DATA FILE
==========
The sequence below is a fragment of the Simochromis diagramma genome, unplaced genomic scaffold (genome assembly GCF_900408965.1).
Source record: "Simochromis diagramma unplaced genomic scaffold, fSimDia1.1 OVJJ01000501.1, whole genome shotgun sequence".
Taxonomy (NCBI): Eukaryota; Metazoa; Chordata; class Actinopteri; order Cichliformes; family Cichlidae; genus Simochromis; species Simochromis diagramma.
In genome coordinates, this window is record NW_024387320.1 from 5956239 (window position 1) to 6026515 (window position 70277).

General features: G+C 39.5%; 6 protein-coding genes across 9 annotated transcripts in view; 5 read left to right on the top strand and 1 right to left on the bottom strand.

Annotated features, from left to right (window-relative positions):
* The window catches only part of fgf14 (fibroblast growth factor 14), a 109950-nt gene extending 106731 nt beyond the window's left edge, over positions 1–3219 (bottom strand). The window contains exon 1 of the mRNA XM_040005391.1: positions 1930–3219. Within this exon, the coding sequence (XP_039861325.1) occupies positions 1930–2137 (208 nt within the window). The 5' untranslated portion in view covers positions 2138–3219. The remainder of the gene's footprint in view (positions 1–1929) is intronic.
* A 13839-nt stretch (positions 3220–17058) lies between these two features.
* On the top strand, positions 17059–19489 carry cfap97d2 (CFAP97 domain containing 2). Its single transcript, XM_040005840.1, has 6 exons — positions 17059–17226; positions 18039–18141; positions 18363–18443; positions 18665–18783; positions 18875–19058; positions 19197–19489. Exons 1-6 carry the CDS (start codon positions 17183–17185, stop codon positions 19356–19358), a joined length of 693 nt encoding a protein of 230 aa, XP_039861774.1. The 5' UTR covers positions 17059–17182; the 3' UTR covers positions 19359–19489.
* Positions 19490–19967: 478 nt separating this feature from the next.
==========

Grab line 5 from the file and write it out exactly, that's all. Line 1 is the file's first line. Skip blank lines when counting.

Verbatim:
General features: G+C 39.5%; 6 protein-coding genes across 9 annotated transcripts in view; 5 read left to right on the top strand and 1 right to left on the bottom strand.